AB. Would have nominated someone else?
ZJ. Well yes. But this was directed to her as a person.
AB. Well I must admit I don't know the exact process but it happened in parliament and representatives from the various - now whether it was a Standing Committee that decided to do this I don't know. But the fact is that you did participate. She was there, she cross-examined me, which was great. I have got no problem with that at all, I welcomed that. She then was party to the list of names sent to the President and she was obviously representing her constituency. You can't separate the one from the other when in a public representative. The President then made the final decision.
ZJ. You have to have mandates to the President. She didn't have the mandate.
AB. Well she shouldn't have done it then but that's another point. But the President then took it to the Cabinet and the Cabinet approved the names of the 17 commissioners and, as you know, your own Chief is a very prominent member, senior member of the Cabinet. Now I'm not privy to Cabinet secrets that maybe he voted against it but I think his statement and the statement of Mr de Klerk afterwards was, "Well we didn't like everybody on the commission", which is fair, "But we can live with it." Now I think the process could have been improved, I'm sure it could have, I've got no doubt.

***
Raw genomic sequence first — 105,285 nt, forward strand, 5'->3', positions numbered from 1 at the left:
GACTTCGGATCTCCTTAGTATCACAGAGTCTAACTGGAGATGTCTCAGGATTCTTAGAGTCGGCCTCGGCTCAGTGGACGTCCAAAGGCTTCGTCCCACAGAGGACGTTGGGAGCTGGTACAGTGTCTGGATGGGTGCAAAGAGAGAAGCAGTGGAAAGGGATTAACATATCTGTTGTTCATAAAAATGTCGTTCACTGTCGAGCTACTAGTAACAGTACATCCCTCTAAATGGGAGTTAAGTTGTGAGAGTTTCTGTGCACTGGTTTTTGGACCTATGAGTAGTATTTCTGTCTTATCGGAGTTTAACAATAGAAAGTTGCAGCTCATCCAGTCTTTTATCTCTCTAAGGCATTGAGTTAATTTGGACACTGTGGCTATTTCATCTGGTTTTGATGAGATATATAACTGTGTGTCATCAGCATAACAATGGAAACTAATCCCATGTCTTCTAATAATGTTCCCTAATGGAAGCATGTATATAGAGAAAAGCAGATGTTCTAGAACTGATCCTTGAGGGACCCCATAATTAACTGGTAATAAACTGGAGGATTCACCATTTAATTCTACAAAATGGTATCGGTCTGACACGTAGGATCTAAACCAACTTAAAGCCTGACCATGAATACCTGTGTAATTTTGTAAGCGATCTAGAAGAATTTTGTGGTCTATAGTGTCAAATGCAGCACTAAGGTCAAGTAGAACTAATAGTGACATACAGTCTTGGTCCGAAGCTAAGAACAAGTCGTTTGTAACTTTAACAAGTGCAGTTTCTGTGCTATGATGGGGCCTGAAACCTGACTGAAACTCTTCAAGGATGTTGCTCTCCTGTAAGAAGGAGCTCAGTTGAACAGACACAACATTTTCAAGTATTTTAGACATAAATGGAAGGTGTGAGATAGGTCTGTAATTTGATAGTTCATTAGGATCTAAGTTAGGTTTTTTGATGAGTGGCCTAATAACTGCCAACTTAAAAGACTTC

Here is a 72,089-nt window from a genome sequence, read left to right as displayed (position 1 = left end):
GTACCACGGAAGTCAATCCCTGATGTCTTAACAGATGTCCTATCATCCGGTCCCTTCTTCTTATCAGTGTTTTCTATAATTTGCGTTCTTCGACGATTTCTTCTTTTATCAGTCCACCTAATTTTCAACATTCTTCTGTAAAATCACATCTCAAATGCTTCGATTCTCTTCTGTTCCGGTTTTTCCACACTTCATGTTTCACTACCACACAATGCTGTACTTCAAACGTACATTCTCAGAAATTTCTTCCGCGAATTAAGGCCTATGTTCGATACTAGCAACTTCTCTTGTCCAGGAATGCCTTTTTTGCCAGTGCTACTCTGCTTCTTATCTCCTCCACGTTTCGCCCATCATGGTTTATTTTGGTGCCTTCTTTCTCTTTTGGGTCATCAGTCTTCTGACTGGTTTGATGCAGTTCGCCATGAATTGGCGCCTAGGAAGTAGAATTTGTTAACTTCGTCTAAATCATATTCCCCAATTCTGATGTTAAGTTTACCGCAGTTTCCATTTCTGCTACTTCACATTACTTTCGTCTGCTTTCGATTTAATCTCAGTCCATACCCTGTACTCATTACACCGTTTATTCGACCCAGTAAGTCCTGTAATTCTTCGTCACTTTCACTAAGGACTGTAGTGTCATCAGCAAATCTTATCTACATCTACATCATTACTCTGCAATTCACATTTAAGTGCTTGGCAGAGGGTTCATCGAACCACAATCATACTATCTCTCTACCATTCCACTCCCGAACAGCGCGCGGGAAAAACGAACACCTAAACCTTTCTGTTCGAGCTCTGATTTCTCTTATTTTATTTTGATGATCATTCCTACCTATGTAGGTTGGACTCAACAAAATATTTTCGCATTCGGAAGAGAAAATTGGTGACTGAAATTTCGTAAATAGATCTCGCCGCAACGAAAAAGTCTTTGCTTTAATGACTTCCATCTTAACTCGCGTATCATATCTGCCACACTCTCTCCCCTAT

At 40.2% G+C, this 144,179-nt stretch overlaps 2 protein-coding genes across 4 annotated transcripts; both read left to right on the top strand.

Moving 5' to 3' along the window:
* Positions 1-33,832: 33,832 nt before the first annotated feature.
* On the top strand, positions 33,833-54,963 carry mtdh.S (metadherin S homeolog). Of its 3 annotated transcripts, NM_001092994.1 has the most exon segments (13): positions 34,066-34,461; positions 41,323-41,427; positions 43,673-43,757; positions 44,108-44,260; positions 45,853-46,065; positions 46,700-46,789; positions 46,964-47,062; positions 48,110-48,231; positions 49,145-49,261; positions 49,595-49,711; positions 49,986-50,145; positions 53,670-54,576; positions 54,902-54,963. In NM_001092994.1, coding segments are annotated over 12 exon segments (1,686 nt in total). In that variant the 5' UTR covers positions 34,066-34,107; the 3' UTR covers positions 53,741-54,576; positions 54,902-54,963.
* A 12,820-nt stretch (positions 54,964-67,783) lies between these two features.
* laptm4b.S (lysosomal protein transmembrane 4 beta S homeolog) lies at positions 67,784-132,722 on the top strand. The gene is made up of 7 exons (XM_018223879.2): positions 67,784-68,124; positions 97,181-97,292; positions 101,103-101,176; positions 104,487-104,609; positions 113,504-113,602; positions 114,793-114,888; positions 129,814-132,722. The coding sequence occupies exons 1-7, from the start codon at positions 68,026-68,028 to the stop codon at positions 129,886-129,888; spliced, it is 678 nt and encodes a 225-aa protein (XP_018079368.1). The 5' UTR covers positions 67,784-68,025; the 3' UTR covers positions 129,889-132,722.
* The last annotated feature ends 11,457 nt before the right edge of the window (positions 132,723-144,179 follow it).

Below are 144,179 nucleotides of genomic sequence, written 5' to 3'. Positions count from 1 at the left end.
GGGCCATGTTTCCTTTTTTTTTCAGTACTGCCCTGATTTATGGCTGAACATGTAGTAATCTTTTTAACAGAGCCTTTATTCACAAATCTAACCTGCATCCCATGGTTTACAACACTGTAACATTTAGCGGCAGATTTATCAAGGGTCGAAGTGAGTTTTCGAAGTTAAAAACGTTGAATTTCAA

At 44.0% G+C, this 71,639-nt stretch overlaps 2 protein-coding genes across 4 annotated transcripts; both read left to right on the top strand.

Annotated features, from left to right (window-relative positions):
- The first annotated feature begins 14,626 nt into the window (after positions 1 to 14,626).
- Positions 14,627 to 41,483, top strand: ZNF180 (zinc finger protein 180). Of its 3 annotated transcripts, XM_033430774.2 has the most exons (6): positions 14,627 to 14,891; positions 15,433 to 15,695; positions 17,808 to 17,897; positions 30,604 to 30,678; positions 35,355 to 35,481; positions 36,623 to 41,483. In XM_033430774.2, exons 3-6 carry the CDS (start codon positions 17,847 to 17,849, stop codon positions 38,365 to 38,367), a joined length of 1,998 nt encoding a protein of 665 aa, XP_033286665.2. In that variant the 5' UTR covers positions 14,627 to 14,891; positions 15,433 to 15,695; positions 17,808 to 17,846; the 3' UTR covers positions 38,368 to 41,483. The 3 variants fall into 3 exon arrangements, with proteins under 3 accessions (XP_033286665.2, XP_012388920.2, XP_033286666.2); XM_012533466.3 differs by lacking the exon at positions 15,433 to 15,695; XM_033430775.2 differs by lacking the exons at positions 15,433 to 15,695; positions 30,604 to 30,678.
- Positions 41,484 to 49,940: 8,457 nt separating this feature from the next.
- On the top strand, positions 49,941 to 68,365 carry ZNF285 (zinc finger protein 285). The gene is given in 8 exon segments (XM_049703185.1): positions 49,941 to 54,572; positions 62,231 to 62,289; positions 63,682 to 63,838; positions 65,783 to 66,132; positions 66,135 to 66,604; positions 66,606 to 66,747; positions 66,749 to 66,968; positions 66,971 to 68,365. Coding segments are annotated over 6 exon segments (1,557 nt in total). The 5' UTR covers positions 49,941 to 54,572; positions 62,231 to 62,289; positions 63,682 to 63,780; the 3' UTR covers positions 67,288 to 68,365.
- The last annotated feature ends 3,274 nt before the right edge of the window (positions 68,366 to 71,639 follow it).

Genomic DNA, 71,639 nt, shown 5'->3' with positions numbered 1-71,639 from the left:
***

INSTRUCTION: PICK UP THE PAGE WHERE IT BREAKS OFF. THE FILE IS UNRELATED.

MDP. Would you be prepared to forgive and forget that, in your view, this commission was born in sin?
ZJ. No, no, no, but the commission is meant to bring about reconciliation, but yet in its formation it is exclusive when it is meant to bring about an inclusive situation. You see a contradiction there?
MDP. Can't you see the TRC as bigger than the government? Now it's separate from the government. The government created it.
AB. It's independent.
MDP. But now is there something in that for you?
ZJ. For our ordinary members yes.
MDP. In the way that the Archbishop and Dr Boraine -
ZJ. But not for the fundamental reconciliation that has not yet been started, that is the reconciliation that has cost more lives than any conflict in South Africa.
AB. Let me say immediately -
ZJ. I think the commission, that would be about the commission as it is set up.